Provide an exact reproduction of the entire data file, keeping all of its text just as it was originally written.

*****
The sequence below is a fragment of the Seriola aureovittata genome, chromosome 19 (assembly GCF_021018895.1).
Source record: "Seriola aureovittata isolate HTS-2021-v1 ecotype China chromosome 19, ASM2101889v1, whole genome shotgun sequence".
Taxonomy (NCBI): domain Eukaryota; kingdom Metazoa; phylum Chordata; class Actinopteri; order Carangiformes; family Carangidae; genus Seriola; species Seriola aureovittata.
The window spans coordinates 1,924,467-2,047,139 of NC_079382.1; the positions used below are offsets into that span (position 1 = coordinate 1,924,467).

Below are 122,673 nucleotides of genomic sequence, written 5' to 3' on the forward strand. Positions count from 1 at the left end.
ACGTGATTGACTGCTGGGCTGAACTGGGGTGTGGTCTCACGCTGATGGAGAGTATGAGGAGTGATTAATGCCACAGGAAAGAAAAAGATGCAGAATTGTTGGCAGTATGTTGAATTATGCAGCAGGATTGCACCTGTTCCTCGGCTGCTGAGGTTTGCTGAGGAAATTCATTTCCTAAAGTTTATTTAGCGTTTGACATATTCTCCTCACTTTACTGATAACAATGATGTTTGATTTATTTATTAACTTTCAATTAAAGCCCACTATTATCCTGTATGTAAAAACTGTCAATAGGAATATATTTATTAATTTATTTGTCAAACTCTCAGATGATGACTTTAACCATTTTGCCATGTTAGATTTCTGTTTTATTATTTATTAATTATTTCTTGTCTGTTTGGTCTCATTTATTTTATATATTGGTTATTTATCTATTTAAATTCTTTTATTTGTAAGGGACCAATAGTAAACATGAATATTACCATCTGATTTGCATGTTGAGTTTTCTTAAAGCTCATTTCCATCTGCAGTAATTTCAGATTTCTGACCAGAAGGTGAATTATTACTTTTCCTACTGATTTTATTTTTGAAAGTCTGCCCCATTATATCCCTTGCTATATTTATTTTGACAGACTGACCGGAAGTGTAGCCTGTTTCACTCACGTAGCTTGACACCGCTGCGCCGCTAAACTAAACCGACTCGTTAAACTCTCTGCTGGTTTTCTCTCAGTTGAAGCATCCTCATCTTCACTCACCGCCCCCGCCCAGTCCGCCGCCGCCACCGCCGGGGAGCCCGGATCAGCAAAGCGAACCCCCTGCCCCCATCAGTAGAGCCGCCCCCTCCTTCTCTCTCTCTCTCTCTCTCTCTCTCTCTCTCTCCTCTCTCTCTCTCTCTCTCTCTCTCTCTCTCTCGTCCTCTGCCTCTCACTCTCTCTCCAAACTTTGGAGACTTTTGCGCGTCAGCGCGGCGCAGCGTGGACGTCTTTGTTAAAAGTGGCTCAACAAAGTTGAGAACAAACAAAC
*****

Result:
The sequence below is a fragment of the Seriola aureovittata genome, chromosome 19 (assembly GCF_021018895.1).
Source record: "Seriola aureovittata isolate HTS-2021-v1 ecotype China chromosome 19, ASM2101889v1, whole genome shotgun sequence".
Taxonomy (NCBI): domain Eukaryota; kingdom Metazoa; phylum Chordata; class Actinopteri; order Carangiformes; family Carangidae; genus Seriola; species Seriola aureovittata.
The window spans coordinates 1,924,467-2,047,139 of NC_079382.1; the positions used below are offsets into that span (position 1 = coordinate 1,924,467).

Below are 122,673 nucleotides of genomic sequence, written 5' to 3' on the forward strand. Positions count from 1 at the left end.
ACGTGATTGACTGCTGGGCTGAACTGGGGTGTGGTCTCACGCTGATGGAGAGTATGAGGAGTGATTAATGCCACAGGAAAGAAAAAGATGCAGAATTGTTGGCAGTATGTTGAATTATGCAGCAGGATTGCACCTGTTCCTCGGCTGCTGAGGTTTGCTGAGGAAATTCATTTCCTAAAGTTTATTTAGCGTTTGACATATTCTCCTCACTTTACTGATAACAATGATGTTTGATTTATTTATTAACTTTCAATTAAAGCCCACTATTATCCTGTATGTAAAAACTGTCAATAGGAATATATTTATTAATTTATTTGTCAAACTCTCAGATGATGACTTTAACCATTTTGCCATGTTAGATTTCTGTTTTATTATTTATTAATTATTTCTTGTCTGTTTGGTCTCATTTATTTTATATATTGGTTATTTATCTATTTAAATTCTTTTATTTGTAAGGGACCAATAGTAAACATGAATATTACCATCTGATTTGCATGTTGAGTTTTCTTAAAGCTCATTTCCATCTGCAGTAATTTCAGATTTCTGACCAGAAGGTGAATTATTACTTTTCCTACTGATTTTATTTTTGAAAGTCTGCCCCATTATATCCCTTGCTATATTTATTTTGACAGACTGACCGGAAGTGTAGCCTGTTTCACTCACGTAGCTTGACACCGCTGCGCCGCTAAACTAAACCGACTCGTTAAACTCTCTGCTGGTTTTCTCTCAGTTGAAGCATCCTCATCTTCACTCACCGCCCCCGCCCAGTCCGCCGCCGCCACCGCCGGGGAGCCCGGATCAGCAAAGCGAACCCCCTGCCCCCATCAGTAGAGCCGCCCCCTCCTTCTCTCTCTCTCTCTCTCTCTCTCTCTCTCTCTCCTCTCTCTCTCTCTCTCTCTCTCTCTCTCTCTCGTCCTCTGCCTCTCACTCTCTCTCCAAACTTTGGAGACTTTTGCGCGTCAGCGCGGCGCAGCGTGGACGTCTTTGTTAAAAGTGGCTCAACAAAGTTGAGAACAAACAAAC